GAO Releases Report on IRS Oversight of Charitable Organizations

Last month, the U.S. Government Accountability Office (GAO) released a report regarding tax-exempt organizations in which it reviewed the scope and efficacy of IRS charity oversight. The independent review, dubbed “Tax-Exempt Organizations: Better Compliance Indicators and Data, and More Collaboration with State Regulators Would Strengthen Oversight of Charitable Organizations (GAO-15-164),” comes after a ranking member of the Senate Committee on Homeland Security and Governmental Affairs requested the GAO to monitor the extent to which “IRS oversight of charitable organizations helps to ensure that they abide by the purposes that justify their tax exemption and protects the sector from potential abuses and loss of confidence by the donor community.” 

To begin with, the GAO explicitly lays out the scope of the charitable sector and the gap in oversight that currently exists. It finds that the IRS audited 0.7 percent of charities in 2013, compared to 0.81 percent in 2011. This compares to 2013 audit rates of 1 percent and 1.4 percent for individuals and corporations, respectively. Additionally, the IRS has faced $900 million in budget cuts since 2010, along with 10,000 fulltime employees—47 of whom came from the exempt-organizations (EO) division.

Along with these austere conditions, the number of tax-exempt returns being filed has increased. In fact, exempt returns filed by charities alone have increased by 5 percent since 2011, according to the report. Keep in mind that this does not account for nonprofit advocacy groups and the other entities that can garner tax-exempt status, for which the EO division is also responsible for overseeing.

Additional challenges abound when it comes to overseeing charities. For one, the e-filing rate for these organizations is far lower than for individuals and corporations, resulting in less digitized data for mining and analysis, as well as higher labor costs. The GAO also noted a dysfunctional lack of clarity around how state regulators can use IRS data in cases against organizations suspected of fraud, which impedes regulators’ ability to utilize the IRS’ work.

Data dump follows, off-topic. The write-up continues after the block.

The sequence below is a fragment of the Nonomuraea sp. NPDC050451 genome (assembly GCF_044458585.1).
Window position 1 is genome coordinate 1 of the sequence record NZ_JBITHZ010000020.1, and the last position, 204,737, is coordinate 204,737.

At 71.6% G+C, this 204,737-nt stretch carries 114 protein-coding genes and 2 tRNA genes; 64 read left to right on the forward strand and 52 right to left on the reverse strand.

Overall, the GAO concluded that the EO’s shrinking resource bandwidth and declining audit rate have rendered the division incapable of fully addressing and communicating the effectiveness of its oversight efforts. Without a system in place for measuring the outcomes of its work, the EO has no way of quantifying the levels of compliance that exist among charities, nor among the various other nonprofit industry subsegments. They also lack insights into the degrees of compliance surrounding specific tax issues, such as political activity or personal inurement.

Within the status quo, the GAO states that the IRS “…risks missing noncompliance, burdening tax-exempt organizations, and wasting scarce resources. Furthermore, it will be difficult for IRS to communicate agency progress to Congress and the public and thus, be held accountable.” To address and avoid these circumstances, the GAO offers three recommendations:
  1. The IRS should direct EO to develop results-oriented compliance goals and new performance measures and indicators to assess impact of exams and enforcement activities on compliance.
  2. The IRS should continue to work collaboratively with Treasury officials and state charity regulators to explain the rules for how to use IRS information surrounding charitable organization exams.
  3. Congress should consider expanding the mandate for 501(c)(3) organizations to file returns electronically.

While difficulties surrounding resource limitations will likely hamper IRS oversight efforts for the foreseeable future, especially considering the spending bill passed last month that cuts an additional $346 million from the agency’s budget, the IRS has followed up with a response letter on the heels of the GAO report. In it, the agency states that it has new initiatives in the works, as well as plans to “refine its compliance strategy and approach” to better understand the efficacy of its efforts on compliance. In the meantime, our team will monitor for new developments as the government’s response to the GAO’s findings takes shape, and will keep you apprised of the latest updates.

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